The members of ICFO are committed to promoting standards and monitoring compliance with those standards by charities. Many philanthropic institutions may have the resources to perform the required due diligence to satisfy need for transparency and accountability between the specific charity and the philanthropic institution and establish the required trust between the donor institution and the charity. However, except in the case of giving by individuals on the basis emotional motivations, many donors give on the basis of their on-going relationships, either with leadership of the charitable organization, or with the organization itself. Nevertheless, except for these exceptions, individual donors cannot be expected to perform the required due diligence to establish the level of trust between the charity and donor arising out transparency and accountability that is required for responsible stewardship and giving. This is where ICFO and its member organizations come into the equation in a way government tax authorities cannot.

Hein Persche had a home in Portugal in the area in which the charity in question was located, a retirement home and attached children’s home. There is every indication in the history of this case that Hein Persche had some kind of on-going relationship with the charity, and knew of its need for the particular gifts-in-kind he donated to this charity. However, it appears that challenging the tax laws in Germany might have been part of his motivation for giving beyond simply his desire to help this charity.

1 comment:

  1. At the risk of turning this into a pure dialogue, might I clarify the context of my comments to which Rollin refers and justify myself a little?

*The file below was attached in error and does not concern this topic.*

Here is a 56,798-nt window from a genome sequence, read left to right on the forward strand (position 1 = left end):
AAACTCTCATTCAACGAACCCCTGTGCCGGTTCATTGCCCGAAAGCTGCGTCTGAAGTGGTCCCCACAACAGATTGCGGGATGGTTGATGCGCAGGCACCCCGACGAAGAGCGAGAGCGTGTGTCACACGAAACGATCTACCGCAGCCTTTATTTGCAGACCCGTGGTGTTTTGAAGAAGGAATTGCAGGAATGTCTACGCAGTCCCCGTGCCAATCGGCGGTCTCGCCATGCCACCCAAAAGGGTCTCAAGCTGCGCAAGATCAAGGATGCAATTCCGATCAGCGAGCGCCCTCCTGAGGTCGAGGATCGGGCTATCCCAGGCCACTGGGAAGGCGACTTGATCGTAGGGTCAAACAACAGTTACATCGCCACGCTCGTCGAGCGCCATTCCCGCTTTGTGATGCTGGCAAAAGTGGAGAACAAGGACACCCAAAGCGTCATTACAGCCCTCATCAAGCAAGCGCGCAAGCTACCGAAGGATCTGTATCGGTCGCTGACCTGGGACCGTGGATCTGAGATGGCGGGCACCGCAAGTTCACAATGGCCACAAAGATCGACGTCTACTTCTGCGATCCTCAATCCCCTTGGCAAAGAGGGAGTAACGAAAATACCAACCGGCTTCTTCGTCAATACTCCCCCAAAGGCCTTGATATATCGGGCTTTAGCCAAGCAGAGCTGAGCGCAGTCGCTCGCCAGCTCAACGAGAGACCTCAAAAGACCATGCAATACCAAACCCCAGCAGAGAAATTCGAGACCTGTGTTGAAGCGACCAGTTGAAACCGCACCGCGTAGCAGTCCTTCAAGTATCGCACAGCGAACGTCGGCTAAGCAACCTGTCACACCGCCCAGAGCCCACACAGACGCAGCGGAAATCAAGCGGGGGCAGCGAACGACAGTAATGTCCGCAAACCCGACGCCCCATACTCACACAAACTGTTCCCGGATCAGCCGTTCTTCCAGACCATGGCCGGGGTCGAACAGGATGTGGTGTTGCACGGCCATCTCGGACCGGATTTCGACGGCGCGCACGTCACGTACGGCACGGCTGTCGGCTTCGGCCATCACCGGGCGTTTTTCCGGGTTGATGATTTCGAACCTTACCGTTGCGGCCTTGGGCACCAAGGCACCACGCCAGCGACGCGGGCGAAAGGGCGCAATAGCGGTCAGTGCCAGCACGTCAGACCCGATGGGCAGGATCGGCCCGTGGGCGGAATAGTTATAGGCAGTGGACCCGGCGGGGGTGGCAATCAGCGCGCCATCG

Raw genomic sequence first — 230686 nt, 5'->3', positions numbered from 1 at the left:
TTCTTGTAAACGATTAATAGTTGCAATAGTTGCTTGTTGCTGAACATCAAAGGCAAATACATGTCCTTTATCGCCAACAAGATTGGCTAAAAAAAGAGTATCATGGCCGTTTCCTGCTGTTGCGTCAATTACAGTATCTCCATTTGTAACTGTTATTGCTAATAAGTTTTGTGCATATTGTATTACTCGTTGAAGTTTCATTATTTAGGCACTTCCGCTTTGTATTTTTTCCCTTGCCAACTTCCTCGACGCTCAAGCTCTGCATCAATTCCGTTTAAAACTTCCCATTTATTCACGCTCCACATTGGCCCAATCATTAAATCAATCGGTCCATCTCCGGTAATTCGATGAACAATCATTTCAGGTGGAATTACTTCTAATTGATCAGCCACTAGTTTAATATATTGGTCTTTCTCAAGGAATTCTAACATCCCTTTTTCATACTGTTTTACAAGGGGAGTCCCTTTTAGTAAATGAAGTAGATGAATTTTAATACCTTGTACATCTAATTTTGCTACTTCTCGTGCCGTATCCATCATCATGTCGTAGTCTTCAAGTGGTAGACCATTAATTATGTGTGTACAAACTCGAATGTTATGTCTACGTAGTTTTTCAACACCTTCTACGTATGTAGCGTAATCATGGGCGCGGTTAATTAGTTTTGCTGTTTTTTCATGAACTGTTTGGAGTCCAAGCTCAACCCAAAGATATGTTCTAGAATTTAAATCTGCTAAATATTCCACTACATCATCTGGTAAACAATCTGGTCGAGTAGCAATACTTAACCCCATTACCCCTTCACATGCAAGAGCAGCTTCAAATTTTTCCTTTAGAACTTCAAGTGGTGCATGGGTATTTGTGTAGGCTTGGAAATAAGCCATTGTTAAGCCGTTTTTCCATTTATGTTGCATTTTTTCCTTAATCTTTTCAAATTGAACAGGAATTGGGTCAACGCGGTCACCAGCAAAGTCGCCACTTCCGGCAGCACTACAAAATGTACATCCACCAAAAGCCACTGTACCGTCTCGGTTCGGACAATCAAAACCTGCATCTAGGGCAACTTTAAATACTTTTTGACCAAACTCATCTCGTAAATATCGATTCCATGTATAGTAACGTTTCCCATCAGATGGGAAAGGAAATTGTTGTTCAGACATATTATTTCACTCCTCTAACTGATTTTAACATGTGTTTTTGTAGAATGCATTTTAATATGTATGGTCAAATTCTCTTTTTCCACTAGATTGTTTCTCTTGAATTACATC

I agree entirely that charitable giving should not be driven by tax considerations; however, whilst no one should give to save tax, they will normally wish to (and arugably should) give in a tax-efficient manner. That way the most money is available for the purpose the donor wishes to support at the least cost.

    Much of my practice relates to advising in relation to the making (or soliciting) of charitable donations across borders. Many people living in one country will have connections with (and wish to support charities based in) others. In an increasingly globalised world, this is inevitable.

    Because many jurisdictions (for example the UK and the US and, historically at least, a large number of European states) have adopted a 'territorial' approach, requiring a gift to be to one of 'their' charities if it is to be tax efficient, those who wish to support charities elsewhere (for example the UK alumnus of a UK university, who works and earns in the US but wishes to support his alma mater) are required to give through a 'friends of' structure; where US citizens earn in another jurisdiction, the position may be even more complex, necessitating the use of a 'dual qualified' structure.

    My reference to the Hein Persche case being 'unmitigated good news' for donors has to be read in this context; for those donors who are taxable in one European country and wish to support (or to continue to support, for example following a move of employment) charities in another, anything which makes their lives less complicated (and their charitable giving less costly)is good news.